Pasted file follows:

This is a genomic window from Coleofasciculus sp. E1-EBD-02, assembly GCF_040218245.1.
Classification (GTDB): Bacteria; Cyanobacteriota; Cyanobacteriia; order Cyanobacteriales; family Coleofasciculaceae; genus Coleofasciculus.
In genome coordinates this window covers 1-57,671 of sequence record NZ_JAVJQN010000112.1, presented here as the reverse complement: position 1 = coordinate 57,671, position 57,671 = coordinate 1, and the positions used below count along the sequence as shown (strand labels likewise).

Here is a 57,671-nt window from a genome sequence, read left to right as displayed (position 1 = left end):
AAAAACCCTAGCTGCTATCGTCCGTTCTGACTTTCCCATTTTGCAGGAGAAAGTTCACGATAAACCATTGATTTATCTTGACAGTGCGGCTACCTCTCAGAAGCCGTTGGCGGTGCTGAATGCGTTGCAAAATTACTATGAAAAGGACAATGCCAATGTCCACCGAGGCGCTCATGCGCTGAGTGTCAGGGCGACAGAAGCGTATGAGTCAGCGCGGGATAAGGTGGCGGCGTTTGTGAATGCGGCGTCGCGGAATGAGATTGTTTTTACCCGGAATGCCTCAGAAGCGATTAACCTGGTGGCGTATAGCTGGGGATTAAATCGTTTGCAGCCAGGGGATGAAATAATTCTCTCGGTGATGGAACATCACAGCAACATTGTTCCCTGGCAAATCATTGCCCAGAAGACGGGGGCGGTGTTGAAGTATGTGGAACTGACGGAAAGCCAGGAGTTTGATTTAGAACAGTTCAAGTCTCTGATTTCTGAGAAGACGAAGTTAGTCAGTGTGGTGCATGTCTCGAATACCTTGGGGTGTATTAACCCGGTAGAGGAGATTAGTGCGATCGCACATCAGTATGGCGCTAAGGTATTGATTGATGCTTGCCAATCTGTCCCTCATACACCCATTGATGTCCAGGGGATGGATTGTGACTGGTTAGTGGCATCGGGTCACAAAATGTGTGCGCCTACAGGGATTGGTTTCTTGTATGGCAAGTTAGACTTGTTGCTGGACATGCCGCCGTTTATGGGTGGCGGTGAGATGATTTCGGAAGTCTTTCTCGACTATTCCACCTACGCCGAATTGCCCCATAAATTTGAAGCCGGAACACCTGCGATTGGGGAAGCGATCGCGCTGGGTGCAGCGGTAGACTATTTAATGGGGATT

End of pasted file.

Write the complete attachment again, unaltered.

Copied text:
This is a genomic window from Coleofasciculus sp. E1-EBD-02, assembly GCF_040218245.1.
Classification (GTDB): Bacteria; Cyanobacteriota; Cyanobacteriia; order Cyanobacteriales; family Coleofasciculaceae; genus Coleofasciculus.
In genome coordinates this window covers 1-57,671 of sequence record NZ_JAVJQN010000112.1, presented here as the reverse complement: position 1 = coordinate 57,671, position 57,671 = coordinate 1, and the positions used below count along the sequence as shown (strand labels likewise).

Here is a 57,671-nt window from a genome sequence, read left to right as displayed (position 1 = left end):
AAAAACCCTAGCTGCTATCGTCCGTTCTGACTTTCCCATTTTGCAGGAGAAAGTTCACGATAAACCATTGATTTATCTTGACAGTGCGGCTACCTCTCAGAAGCCGTTGGCGGTGCTGAATGCGTTGCAAAATTACTATGAAAAGGACAATGCCAATGTCCACCGAGGCGCTCATGCGCTGAGTGTCAGGGCGACAGAAGCGTATGAGTCAGCGCGGGATAAGGTGGCGGCGTTTGTGAATGCGGCGTCGCGGAATGAGATTGTTTTTACCCGGAATGCCTCAGAAGCGATTAACCTGGTGGCGTATAGCTGGGGATTAAATCGTTTGCAGCCAGGGGATGAAATAATTCTCTCGGTGATGGAACATCACAGCAACATTGTTCCCTGGCAAATCATTGCCCAGAAGACGGGGGCGGTGTTGAAGTATGTGGAACTGACGGAAAGCCAGGAGTTTGATTTAGAACAGTTCAAGTCTCTGATTTCTGAGAAGACGAAGTTAGTCAGTGTGGTGCATGTCTCGAATACCTTGGGGTGTATTAACCCGGTAGAGGAGATTAGTGCGATCGCACATCAGTATGGCGCTAAGGTATTGATTGATGCTTGCCAATCTGTCCCTCATACACCCATTGATGTCCAGGGGATGGATTGTGACTGGTTAGTGGCATCGGGTCACAAAATGTGTGCGCCTACAGGGATTGGTTTCTTGTATGGCAAGTTAGACTTGTTGCTGGACATGCCGCCGTTTATGGGTGGCGGTGAGATGATTTCGGAAGTCTTTCTCGACTATTCCACCTACGCCGAATTGCCCCATAAATTTGAAGCCGGAACACCTGCGATTGGGGAAGCGATCGCGCTGGGTGCAGCGGTAGACTATTTAATGGGGATT